“I’ve got legs!”- My take on collaboration


The good thing about marriage is the assembling of worlds, the meshing of experiences, tastes, and perspectives. The best thing of marriage is finding the infallible support system created upon that foundation. To the former, my other half introduced me to the comedy of Eddie Izzard. Life has not been the same since. There is not a day goes by that I don’t think of an Eddie Izzard quote from one of his stand up routines, and I’ve been a fan for 10 years now. In one of his skits, (Dressed to Kill, I believe) Eddie tells of a playground romance in which he was so dumbstruck that he failed to utter anything more impressive than, “I’ve got legs!” To the latter, in many respects, I could credit my other half as “my legs.” He’s my base, he’s my navigation system, he’s my foundation from which I can do much of what I like and certainly what I need.

Looking at this term from another view, a post-pregnant one, hey- “I’ve got legs!” And I can see them. Wow. It has been a while. I even put them to use the other day as we trekked through a nearby zoo that is more like a nature walk than a concrete pathway for animals on parade. Hello, hamstrings, I’ve missed you. I am glad I’ve found my legs again and C A N N O T wait to put them to use once cleared for rigorous exercise. I think the recovery period is worse than pregnancy in this sense. Sigh….I miss dancing.

Finally, the dance perspective: And no, I am not going to talk about extension or rotation. For years I have recognized that I’ve needed an anchor of support in the varying spheres of dance in which I participate. I’ve tended to collect mentors along my journey and I’ve reveled in the fact that my “teachers” often become even better resources of information/inspiration/perspective once my formal training with them has been “completed”. The older I get, I see that these “mentors” come in all kinds of shapes and sizes- which can be translated as ages and specialties. Considering myself as one with something to learn by these relationships, I continue to think of these artists as “mentors” when perhaps “colleagues” would be more fitting. As I’ve eased into dance education full time, I have found that having a sounding board in the form of a colleague (actually, a community of colleagues) has been essential, particularly since I keep finding myself in one-person program positions!

What is a lonely educator to do?

1. Find someone with a shared aesthetic, different strengths, and a perspective that compliments but does not copy your own.
2. Avoid a “yes man”: someone who will tell you all of your ideas are great (they aren’t always). You need an honest response or even better- someone that can ask the right questions in order to get you to dig deeper in your own view/work/intent.
3. Keep it fresh. Be social. Engage in a community together and compare notes. The more regions- geographical, intellectual, organizationally- you experience, all the better.
4. Stop, Collaborate, and Listen. (heeeheehee….) Share the listening responsibility and create collaborative projects that relate to your daily teaching life without being part of your daily life- projects if you will.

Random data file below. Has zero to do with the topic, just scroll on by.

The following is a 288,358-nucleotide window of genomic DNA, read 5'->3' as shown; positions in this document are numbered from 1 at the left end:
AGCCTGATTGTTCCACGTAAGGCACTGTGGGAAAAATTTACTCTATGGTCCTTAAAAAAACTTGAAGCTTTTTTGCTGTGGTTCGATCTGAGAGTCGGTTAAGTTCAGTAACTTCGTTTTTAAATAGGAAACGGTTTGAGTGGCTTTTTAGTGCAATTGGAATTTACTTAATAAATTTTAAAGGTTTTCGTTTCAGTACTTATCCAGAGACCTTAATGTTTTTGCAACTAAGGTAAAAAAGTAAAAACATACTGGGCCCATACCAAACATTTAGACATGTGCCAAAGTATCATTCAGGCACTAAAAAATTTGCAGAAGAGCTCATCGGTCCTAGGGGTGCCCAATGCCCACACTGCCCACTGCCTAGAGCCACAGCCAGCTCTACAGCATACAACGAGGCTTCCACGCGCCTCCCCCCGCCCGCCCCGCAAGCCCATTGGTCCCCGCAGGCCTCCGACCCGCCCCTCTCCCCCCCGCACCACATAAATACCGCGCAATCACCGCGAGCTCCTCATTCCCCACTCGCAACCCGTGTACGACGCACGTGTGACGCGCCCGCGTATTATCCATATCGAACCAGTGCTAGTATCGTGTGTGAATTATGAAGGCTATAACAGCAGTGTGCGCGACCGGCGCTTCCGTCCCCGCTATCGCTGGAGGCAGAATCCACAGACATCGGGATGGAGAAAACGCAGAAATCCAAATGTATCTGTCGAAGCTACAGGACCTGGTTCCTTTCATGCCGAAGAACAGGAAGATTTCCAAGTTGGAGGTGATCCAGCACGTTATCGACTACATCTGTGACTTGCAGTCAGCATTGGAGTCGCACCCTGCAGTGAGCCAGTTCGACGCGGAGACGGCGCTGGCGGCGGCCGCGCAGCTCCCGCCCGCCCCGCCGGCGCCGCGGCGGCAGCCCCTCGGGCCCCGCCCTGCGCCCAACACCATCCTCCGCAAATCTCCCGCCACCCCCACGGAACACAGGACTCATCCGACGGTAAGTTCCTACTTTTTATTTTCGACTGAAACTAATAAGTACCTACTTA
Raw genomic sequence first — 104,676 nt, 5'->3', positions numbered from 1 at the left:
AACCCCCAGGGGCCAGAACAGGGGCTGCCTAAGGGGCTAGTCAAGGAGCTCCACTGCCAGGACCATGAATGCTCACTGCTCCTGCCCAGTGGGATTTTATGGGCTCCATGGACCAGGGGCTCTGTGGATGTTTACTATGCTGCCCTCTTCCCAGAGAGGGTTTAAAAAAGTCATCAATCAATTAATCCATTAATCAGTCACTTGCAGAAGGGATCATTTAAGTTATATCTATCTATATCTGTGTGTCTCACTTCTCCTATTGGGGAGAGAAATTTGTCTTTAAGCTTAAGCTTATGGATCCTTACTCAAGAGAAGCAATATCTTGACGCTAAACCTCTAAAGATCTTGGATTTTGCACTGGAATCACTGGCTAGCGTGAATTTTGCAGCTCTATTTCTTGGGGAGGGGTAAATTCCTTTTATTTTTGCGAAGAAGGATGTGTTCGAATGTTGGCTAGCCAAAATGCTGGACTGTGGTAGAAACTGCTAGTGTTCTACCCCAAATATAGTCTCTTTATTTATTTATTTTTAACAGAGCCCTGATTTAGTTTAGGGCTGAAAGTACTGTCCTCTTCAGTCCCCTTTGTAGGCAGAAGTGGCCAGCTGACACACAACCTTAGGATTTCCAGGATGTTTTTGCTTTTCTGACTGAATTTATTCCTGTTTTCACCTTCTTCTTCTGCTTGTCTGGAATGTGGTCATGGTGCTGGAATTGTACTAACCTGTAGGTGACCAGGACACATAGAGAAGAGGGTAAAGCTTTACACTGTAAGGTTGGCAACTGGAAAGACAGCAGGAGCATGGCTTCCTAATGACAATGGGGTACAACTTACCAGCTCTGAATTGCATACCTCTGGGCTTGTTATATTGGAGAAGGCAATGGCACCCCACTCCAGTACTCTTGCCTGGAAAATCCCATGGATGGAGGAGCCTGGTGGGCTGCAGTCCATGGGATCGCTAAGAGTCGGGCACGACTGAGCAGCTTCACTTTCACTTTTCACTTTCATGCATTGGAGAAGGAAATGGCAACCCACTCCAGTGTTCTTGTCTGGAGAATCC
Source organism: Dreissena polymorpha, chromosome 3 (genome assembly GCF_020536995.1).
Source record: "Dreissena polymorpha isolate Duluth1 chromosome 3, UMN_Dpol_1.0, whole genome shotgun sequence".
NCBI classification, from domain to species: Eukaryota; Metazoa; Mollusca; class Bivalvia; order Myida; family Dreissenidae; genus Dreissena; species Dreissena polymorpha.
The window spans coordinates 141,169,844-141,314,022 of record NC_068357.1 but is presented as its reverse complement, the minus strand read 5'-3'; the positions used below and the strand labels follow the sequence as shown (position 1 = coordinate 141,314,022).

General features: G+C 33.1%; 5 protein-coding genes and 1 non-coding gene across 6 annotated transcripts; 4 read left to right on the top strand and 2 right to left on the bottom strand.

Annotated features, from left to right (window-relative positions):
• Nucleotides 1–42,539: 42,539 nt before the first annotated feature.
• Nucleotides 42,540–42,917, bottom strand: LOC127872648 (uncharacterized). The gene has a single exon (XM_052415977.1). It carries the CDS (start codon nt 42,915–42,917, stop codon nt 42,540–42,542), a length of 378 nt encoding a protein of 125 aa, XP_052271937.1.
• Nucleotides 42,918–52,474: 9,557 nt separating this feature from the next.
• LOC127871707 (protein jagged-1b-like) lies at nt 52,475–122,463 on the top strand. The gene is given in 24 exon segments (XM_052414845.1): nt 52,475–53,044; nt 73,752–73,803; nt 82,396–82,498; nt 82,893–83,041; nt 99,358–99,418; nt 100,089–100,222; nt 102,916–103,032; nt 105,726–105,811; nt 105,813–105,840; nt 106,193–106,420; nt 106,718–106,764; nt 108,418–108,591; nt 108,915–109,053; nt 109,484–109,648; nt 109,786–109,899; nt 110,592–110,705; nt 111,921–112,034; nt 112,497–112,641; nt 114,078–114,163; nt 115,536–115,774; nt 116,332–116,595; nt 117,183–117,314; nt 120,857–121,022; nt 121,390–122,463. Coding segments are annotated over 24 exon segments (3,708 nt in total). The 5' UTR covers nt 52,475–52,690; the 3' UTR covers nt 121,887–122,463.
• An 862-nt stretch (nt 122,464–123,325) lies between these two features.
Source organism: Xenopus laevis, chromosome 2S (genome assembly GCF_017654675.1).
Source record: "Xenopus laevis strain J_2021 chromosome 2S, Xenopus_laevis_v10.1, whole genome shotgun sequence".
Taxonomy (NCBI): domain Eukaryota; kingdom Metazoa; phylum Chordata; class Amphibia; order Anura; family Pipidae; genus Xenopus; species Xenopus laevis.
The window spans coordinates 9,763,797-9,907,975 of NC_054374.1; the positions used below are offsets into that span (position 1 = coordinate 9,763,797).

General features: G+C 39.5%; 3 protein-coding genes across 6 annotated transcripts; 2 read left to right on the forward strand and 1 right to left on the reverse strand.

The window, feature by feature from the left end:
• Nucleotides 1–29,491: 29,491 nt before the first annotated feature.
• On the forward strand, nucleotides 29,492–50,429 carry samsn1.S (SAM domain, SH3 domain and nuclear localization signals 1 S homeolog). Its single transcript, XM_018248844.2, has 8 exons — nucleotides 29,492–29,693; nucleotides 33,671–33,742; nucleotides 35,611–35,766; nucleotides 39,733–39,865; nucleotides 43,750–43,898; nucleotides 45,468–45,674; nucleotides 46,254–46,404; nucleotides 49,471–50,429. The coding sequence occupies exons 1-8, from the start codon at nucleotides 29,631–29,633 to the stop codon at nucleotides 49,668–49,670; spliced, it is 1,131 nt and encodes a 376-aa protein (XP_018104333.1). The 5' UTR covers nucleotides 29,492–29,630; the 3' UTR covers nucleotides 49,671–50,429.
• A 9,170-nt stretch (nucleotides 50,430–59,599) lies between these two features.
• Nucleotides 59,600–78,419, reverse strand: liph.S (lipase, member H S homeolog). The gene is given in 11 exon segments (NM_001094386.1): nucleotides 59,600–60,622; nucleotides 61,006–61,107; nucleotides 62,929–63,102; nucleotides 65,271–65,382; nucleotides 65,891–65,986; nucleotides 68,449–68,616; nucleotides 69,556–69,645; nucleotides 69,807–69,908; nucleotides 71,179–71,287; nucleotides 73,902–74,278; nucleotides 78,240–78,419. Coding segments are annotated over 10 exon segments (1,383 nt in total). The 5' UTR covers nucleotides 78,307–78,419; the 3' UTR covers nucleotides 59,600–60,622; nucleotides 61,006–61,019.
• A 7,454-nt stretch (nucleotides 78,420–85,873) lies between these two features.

5. Filter. Know what is worth the expending of energy and what is not (this is a lot like choosing battles). Recognize when you need help or when your partner does. Do not assume your collaborator understands what you mean simply because you’ve been working together a long time. Communicate often and effectively.
6. Keep the humor. C’mon, we work in dance. Don’t get me wrong, I take Dance
V E R Y seriously. But, c’mon, we work in dance. No one will die if we don’t complete the weight shift or spiral. Find a way to remember why you enjoyed dance in the beginning and do whatever it takes to keep it. All work and no play makes Martha a very dry experience.

From that list, you can see good partnerships take work as well as a daily decision to engage. Just as in marriage, the “I do” has to occur every day, not just the wedding day.  Maybe I should send a link to William and Kate?

The secret to a good marriage was whispered to me by a very sweet little Spanish woman named Olga, living in L.A.’s Koreatown, while her husband, Jorge, watered the begonias. She was delightful and he always kissed me on the lips (less delightful). And no, the secret does not appear on this list. And no, it does not revolve around activities in the bedroom. And yes, she was right.

Thanks to my current colleagues: EFP, AW, and especially SB. Thanks to my other half: SDS. And thanks to my past mentors and colleagues, of which there are too many to mention by name.


The Body, Part III: Form, Function, and Baby

I need balance.

As I have matured, I have come to realize that for me to be happiest, I need a balance between physicality and intellectual stimulation separate from, or rather complimentary to, physical intelligence.  Most glaringly, these usually come down in the following ways:  heavy dancing/heavy writing, work hard/play hard, professional checks and balances/ family focus.  Similarly, the more creative work I am doing professionally, the more structured and organized the work in my teaching must become and vice versa.  Once upon a time, I prided myself on not being routine-oriented, and to this day I revel in being able to think on my feet. Yet, I have also come to realize that this ability is dependent upon the over-preparation I have done in quiet times versus the storm.

I live in layers.

Everything I do is layered with intent, meaning, and relevance to the rest of my world or the world I am seeking to create for my students.  I love symbolism. I love relationship.  I love color and texture.  This is true of my choreography, my lesson plans, and my overall approach to life.  I am not sure which came first- this attention within my creative work or the mere application of these qualities that were already naturally present.  Is it dance education teaching me about life or real life informing my dance experience?  I think it is a toss up.

Most excitingly, I also recognize that often the layering is a discovery and not pre-planned.  Sure, this tends to enable my talent for over-analyzing.  But isn’t it important to turn a weakness into a strength?  Take “fat pants” for example.  In most instances, the pants worn in heavier episodes of life cover some degree of embarrassment and potentially shame.  But, post-baby, being able to fit into those same pants days after delivery may just make that same woman feel like a million bucks.  I’m just sayin’.